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Brain-Computer Interface Project Gives Hope to Disabled

By Engineering and Technology Magazine

August 20, 2014

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The recently concluded European Union-funded Tools for Brain-Computer Interaction (TOBI) project could help the severely disabled regain some of their lost functionality.

For example, one participant, who suffered a stroke that left him completely paralyzed and unable to speak, controlled a computer with his thoughts and communicated by typing email messages.

For three experiments, subjects--patients with severe physical disabilities--were instructed to control objects by thinking about the desired effect, as electrical signals were transmitted from their brains through electrodes attached to a cap into a computer. In the first experiment, participants gained the ability to take full advantage of the Internet and computer technology. In the second experiment, participants took small remote-controlled telepresence robots on virtual walks or sent them to meet with other people. For the third experiment, participants used their own thoughts to control electrodes attached to their limbs and generate movement.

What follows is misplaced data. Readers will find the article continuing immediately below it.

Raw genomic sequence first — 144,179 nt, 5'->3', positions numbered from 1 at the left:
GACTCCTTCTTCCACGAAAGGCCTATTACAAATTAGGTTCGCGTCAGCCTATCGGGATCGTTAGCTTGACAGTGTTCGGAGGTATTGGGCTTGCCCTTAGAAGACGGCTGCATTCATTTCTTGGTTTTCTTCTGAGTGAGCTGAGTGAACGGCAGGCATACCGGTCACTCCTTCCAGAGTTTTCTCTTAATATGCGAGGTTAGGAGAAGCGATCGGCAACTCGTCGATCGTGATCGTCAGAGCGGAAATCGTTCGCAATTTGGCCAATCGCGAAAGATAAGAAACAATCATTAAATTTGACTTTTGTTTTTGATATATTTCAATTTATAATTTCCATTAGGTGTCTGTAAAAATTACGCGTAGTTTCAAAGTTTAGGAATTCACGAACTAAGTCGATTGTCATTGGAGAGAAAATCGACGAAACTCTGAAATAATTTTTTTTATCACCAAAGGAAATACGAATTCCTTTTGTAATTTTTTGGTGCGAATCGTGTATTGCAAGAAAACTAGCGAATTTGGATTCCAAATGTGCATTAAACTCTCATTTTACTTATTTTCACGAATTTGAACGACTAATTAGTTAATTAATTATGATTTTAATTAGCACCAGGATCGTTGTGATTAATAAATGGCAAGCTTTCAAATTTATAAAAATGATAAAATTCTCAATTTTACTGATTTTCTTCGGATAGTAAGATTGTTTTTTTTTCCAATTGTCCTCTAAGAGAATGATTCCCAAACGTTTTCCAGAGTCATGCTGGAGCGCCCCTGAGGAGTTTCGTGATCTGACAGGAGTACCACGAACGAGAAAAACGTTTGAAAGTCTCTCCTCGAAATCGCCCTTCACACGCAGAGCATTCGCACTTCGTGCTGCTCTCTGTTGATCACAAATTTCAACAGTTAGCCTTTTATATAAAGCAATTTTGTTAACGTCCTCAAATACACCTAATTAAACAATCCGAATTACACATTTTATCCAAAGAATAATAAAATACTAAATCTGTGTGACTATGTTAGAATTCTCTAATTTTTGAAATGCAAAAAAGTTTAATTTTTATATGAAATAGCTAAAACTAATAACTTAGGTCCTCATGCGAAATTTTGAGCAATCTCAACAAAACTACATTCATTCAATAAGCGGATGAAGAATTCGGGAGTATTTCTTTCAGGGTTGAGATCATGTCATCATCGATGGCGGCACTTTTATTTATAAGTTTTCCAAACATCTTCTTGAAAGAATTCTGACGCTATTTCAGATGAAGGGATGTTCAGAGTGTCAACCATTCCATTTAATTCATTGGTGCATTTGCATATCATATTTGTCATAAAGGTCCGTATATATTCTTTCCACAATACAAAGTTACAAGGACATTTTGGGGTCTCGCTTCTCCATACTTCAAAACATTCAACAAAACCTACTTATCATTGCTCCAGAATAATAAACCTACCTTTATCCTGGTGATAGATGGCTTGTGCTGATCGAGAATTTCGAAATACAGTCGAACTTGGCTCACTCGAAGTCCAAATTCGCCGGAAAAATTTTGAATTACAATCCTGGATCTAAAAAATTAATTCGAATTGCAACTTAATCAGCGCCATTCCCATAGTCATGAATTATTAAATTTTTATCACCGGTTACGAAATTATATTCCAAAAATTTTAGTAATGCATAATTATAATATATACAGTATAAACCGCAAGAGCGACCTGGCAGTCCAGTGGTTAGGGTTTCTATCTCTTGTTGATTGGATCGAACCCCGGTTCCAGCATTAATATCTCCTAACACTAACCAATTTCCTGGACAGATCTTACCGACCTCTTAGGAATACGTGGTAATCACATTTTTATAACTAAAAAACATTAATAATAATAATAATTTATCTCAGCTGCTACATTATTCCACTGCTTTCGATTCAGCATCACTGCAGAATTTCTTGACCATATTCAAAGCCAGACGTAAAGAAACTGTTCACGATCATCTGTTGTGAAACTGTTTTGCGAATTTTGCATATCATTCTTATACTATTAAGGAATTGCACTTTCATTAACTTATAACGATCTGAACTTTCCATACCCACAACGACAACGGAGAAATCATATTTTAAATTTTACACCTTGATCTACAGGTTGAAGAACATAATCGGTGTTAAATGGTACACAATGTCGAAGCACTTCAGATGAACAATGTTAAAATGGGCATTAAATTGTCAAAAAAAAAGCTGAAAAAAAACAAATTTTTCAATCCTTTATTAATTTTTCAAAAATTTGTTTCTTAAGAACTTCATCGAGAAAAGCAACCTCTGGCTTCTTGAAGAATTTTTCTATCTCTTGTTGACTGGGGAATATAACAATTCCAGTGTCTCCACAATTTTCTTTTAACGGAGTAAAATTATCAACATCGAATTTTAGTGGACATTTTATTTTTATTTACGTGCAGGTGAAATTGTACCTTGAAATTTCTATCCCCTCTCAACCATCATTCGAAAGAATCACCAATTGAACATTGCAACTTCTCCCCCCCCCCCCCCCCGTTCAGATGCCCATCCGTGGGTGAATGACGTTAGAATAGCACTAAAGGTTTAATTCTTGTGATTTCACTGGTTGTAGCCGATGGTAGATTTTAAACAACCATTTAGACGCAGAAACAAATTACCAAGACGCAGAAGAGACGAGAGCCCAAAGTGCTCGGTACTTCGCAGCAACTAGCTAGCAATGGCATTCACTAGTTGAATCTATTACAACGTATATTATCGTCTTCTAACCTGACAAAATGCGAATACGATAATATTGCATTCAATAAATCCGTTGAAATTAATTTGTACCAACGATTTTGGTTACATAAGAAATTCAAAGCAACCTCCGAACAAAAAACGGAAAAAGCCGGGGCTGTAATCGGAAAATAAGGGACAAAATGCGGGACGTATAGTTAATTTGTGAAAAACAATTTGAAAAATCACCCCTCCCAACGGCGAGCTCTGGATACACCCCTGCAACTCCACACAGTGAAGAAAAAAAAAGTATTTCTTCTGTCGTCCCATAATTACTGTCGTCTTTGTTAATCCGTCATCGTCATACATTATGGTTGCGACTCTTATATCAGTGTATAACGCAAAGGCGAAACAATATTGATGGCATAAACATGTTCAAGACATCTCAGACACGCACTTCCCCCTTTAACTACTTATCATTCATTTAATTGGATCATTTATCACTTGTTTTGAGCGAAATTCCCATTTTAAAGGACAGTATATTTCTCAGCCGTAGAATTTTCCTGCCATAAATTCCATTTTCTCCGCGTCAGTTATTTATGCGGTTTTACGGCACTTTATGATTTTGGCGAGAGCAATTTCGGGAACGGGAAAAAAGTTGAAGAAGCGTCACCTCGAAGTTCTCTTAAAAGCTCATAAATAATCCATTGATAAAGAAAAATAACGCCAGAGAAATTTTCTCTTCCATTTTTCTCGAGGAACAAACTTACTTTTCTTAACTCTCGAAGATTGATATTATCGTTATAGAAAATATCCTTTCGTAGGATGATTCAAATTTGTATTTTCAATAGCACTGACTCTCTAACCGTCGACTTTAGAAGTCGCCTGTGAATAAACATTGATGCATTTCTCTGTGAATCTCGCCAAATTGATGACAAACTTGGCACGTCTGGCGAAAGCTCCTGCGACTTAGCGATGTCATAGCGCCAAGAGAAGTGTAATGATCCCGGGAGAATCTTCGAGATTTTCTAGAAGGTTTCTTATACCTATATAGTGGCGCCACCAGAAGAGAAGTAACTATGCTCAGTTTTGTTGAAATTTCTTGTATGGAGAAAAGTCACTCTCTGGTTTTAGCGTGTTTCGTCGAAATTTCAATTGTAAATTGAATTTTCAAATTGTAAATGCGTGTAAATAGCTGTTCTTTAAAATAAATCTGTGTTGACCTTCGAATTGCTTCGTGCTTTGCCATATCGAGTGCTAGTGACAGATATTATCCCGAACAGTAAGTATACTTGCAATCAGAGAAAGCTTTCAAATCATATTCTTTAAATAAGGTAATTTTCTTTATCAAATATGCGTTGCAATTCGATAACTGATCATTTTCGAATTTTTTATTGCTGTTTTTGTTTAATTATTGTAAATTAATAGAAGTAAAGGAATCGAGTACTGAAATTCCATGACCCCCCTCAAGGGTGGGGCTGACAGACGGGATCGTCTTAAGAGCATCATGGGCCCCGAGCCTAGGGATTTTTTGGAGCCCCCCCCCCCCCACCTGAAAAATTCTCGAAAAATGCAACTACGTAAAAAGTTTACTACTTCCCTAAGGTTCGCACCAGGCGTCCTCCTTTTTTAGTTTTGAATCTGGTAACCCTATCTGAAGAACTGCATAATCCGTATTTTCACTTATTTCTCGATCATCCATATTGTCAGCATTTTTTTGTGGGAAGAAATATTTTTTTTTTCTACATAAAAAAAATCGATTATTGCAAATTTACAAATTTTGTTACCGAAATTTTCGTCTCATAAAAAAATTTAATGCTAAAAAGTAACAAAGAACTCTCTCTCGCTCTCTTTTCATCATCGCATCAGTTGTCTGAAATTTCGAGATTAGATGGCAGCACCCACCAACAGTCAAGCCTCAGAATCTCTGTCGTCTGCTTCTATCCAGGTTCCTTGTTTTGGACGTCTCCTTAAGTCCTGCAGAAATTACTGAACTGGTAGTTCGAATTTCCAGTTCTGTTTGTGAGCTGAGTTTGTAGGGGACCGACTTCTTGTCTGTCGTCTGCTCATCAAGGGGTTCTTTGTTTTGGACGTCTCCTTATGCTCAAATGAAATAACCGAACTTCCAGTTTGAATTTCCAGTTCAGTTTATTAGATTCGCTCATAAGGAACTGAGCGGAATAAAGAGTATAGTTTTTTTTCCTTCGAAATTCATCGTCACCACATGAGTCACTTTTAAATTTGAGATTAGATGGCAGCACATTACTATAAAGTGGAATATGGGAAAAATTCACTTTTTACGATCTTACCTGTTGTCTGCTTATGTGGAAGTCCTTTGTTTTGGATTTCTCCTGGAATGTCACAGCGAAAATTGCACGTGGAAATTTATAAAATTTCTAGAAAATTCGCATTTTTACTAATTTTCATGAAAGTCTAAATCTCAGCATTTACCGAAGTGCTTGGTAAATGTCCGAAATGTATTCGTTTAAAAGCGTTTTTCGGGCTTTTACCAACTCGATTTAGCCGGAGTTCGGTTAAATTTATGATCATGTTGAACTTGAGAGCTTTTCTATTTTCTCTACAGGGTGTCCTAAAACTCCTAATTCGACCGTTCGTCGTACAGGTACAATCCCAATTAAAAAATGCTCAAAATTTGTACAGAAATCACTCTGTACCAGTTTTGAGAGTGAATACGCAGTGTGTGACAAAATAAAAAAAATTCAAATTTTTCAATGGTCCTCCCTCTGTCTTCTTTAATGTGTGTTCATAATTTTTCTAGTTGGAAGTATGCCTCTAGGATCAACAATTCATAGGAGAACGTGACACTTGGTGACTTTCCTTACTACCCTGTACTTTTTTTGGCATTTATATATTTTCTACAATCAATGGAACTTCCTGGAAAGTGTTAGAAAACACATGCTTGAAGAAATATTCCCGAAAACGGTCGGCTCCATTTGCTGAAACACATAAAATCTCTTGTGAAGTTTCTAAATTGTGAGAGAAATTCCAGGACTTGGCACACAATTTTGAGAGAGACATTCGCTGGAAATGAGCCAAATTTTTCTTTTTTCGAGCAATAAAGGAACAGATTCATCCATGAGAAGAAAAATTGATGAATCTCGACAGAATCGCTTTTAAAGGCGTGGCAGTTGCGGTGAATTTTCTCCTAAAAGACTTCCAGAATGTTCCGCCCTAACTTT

The TOBI experiments did not entail invasive surgical procedures such as brain implants on the tested subjects.

The researchers say the study participants became an essential element of the research team. "We listened to the feedback of all the patients to correct design mistakes and made any changes right away," says project coordinator Jose del R. Millan.

From Engineering and Technology Magazine
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